Friday, October 05, 2007

Bank Writedowns

The Globe and Mail, Eric Reguly, 5 October 2007

UBS is a sober Swiss banking giant that has had remarkably few blunders since it was formed 10 years ago from the merger of Union Bank of Switzerland and Credit Suisse. But even it got engulfed in the U.S. subprime mortgage mudslide. On Monday, the bank announced it would write down the value of its fixed-income assets by $3.4-billion (U.S.), creating the company's first quarterly loss in nine years, and eliminate 1,500 investment banking jobs. Among the casualties was investment banking chief Huw Jenkins.

UBS had company. On Wednesday, another conservatively managed biggie, Deutsche Bank, said it would take a $3.1-billion charge, half of it related to structured credit products and mortgage-backed securities. The charge will push its investment banking business into a third-quarter loss.

Seasoned bank investors shouldn't be shocked by the writedowns. In spite of their size, generally capable management, attentive regulatory oversight and sophisticated risk management, big banks are remarkably fragile beasts. This is especially true of big domestic banks with big international ambitions, like UBS.

UBS is a retail banking and wealth management powerhouse, with growing and relatively stable profits from those businesses. That's the good news. The bad news is that it's hard for UBS (or any other bank, like Royal Bank of Canada) to expand in those areas beyond their home market. HSBC is one of the few banks to have pulled it off.

But size is everything for banks. They have to find growth somewhere. Management egos demand it; so do shareholders who like some daring mixed with their dividends. So they expand their investment banking and trading businesses outside of the domestic market.

When it works, it works beautifully. UBS has made fortunes from its global investment banking business and now has twice as many employees outside of Switzerland as within. Then - kaboom! - along comes a financial catastrophe like the subprime mortgage meltdown or a credit crunch. Or a wrong bet on a commodity trade - Bank of Montreal took a recent beating on natural gas. Or cowboyish behaviour mixed with arrogance. CIBC comes to mind. A few years ago, it retreated from the United States after taking huge writeoffs in its investment banking business and testing the patience of the U.S. Department of Justice and the Securities and Exchange Commission.

In banking, the retail business is a high-multiple business. Investment banking is a lower-multiple business because of unsteady earnings and occasional blowups. When you lump high- and low-multiples businesses together, you get a blend best described as mediocre. That's why big retail banks with big investment banking operations can be frustrating investments.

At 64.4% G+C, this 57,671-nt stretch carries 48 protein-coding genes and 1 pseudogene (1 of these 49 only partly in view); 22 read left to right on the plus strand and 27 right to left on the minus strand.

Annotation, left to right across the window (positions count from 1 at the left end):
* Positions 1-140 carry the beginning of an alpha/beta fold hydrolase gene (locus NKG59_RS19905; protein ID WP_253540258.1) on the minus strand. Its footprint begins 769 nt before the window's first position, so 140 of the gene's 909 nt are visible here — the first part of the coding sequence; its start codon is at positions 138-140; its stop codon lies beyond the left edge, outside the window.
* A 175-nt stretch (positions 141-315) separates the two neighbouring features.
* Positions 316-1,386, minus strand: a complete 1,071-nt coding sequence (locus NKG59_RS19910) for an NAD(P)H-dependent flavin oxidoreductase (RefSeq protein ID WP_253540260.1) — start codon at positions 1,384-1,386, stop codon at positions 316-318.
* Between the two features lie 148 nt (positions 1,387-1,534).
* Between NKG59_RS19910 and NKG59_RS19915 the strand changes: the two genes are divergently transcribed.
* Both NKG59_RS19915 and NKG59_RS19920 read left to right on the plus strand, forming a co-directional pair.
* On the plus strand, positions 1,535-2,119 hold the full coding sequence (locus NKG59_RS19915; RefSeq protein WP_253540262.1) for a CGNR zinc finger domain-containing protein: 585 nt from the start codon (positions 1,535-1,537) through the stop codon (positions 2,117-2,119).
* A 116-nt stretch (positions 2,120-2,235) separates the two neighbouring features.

The solution? There isn't one, really. UBS has been under some pressure to spin off its investment bank. There is no doubt it has run the numbers. So, probably, has every other retail bank with a good-sized investment banking arm. The idea looks fine on paper, because it would shield the retail bank from investment banking volatility, allowing it to trade at higher valuation multiples. Then nothing happens. Shorn of the investment bank, the retail bank wouldn't have a growth strategy. Shorn of the retail bank, the investment bank would lose the protection of the cautious and highly profitable retail bank.

The Canadian banks, notably RBC and Toronto-Dominion, seem to have found the near-perfect balance between retail banking, on one side, and investment banking and trading, on the other. The Canadian banks dominate the domestic retail market, to the point foreign competitors - with the exception of HSBC - can hardly be bothered opening a branch. The profits they make from the retail network are lavish. At the same time, they have strong domestic wholesale operations and haven't blown their brains out trying to compete in this market beyond Canada.

Canadian banks have been rewarded for the compelling mix of highly profitable retail banking, dividend growth and middling exposure to investment banking and trading. In the banking universe, their high price-to-earnings multiples stand out. The made-in-Canada formula allowed TD to buy New Jersey's Commerce Bancorp for $8.5-billion without breaking a sweat. TD's fat multiple came in handy; three quarters of the price is being paid in shares.

UBS and Deutsche Bank will survive the subprime market problems. In fact, UBS's share price bounced up after the writedown and the announcement of firings were made (raising suspicions the bank used the credit crunch as an excuse to launch a delayed house-cleaning exercise). They might thrive. Then get whacked again. For investors, that's the price to pay for growth stories.